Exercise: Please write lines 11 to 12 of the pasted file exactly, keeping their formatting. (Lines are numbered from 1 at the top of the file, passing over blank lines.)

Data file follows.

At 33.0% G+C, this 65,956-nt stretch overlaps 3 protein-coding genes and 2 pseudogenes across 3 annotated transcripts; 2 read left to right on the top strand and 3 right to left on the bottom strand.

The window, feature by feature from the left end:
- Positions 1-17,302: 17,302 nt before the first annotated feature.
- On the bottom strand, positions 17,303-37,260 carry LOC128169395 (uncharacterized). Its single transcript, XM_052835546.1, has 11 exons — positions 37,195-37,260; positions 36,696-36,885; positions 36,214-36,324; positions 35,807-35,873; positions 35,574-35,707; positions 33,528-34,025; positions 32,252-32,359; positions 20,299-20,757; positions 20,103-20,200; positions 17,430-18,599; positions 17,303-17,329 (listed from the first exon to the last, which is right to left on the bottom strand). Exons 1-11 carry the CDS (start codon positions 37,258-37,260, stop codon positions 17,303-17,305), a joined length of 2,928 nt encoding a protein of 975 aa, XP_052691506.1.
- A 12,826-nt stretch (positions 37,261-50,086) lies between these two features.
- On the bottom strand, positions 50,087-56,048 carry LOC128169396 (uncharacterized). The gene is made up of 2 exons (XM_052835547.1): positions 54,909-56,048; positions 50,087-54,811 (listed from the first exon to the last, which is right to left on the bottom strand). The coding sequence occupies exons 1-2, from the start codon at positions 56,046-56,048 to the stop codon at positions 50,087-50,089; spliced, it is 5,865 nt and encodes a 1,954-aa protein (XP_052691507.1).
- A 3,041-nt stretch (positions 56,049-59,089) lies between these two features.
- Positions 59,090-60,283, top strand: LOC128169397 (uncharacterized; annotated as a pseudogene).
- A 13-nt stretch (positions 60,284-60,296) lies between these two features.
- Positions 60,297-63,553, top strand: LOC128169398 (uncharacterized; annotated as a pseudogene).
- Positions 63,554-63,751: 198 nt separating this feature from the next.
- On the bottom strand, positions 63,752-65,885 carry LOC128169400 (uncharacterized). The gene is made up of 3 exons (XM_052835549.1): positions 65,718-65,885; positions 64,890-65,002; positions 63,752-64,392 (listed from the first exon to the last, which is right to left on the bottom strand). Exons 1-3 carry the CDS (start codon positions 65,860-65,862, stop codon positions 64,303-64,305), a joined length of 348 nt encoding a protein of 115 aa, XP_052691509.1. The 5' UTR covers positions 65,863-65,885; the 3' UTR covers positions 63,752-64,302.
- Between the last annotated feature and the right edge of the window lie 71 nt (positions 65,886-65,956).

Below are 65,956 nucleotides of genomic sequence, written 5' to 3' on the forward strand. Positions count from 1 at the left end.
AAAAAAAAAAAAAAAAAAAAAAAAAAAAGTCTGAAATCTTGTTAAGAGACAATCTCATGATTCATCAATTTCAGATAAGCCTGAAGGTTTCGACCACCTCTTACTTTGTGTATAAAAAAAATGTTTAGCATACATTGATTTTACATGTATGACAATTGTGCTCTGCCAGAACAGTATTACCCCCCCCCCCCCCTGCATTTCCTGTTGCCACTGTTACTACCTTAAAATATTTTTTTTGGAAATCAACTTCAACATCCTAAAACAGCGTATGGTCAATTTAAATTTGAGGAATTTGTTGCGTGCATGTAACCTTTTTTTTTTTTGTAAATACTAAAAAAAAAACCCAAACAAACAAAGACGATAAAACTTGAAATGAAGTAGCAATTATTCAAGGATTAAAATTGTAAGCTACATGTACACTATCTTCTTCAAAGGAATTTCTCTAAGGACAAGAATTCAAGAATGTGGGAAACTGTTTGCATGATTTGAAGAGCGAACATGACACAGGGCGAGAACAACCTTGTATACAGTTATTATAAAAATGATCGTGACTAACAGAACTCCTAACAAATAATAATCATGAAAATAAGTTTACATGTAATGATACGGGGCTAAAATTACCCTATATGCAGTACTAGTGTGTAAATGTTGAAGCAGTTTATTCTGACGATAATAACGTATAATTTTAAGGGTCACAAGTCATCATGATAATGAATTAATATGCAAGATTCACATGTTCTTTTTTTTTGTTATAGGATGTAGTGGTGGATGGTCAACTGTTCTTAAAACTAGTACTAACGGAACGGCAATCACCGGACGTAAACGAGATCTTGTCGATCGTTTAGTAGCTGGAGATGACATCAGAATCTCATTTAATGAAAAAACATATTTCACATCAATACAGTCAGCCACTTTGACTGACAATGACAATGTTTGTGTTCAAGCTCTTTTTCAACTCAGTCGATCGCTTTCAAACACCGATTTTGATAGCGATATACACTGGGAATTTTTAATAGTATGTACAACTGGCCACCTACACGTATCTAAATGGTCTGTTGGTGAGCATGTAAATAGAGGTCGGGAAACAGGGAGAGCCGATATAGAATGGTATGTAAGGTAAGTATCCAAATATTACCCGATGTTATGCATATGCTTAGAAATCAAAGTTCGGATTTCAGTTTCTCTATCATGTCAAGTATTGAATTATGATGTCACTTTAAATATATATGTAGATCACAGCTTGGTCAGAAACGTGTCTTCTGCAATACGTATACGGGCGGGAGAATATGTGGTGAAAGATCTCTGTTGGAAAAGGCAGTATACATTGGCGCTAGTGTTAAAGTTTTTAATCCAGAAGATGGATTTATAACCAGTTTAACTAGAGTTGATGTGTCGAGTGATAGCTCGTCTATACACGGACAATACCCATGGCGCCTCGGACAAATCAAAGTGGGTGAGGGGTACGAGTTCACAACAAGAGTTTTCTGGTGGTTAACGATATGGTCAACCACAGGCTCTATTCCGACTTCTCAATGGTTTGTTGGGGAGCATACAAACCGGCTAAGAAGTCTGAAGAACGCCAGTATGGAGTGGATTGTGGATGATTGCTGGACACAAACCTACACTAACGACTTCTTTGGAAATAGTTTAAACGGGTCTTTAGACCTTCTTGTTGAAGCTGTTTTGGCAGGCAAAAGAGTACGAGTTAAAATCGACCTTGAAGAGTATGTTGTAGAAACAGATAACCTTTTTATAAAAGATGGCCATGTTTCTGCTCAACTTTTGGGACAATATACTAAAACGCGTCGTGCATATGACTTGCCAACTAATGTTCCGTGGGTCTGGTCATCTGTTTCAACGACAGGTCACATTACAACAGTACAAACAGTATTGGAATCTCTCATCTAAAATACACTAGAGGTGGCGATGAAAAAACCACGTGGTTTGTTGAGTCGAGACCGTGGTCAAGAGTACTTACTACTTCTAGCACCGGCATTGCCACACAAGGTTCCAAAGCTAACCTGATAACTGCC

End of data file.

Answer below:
- Positions 63,554-63,751: 198 nt separating this feature from the next.
- On the bottom strand, positions 63,752-65,885 carry LOC128169400 (uncharacterized). The gene is made up of 3 exons (XM_052835549.1): positions 65,718-65,885; positions 64,890-65,002; positions 63,752-64,392 (listed from the first exon to the last, which is right to left on the bottom strand). Exons 1-3 carry the CDS (start codon positions 65,860-65,862, stop codon positions 64,303-64,305), a joined length of 348 nt encoding a protein of 115 aa, XP_052691509.1. The 5' UTR covers positions 65,863-65,885; the 3' UTR covers positions 63,752-64,302.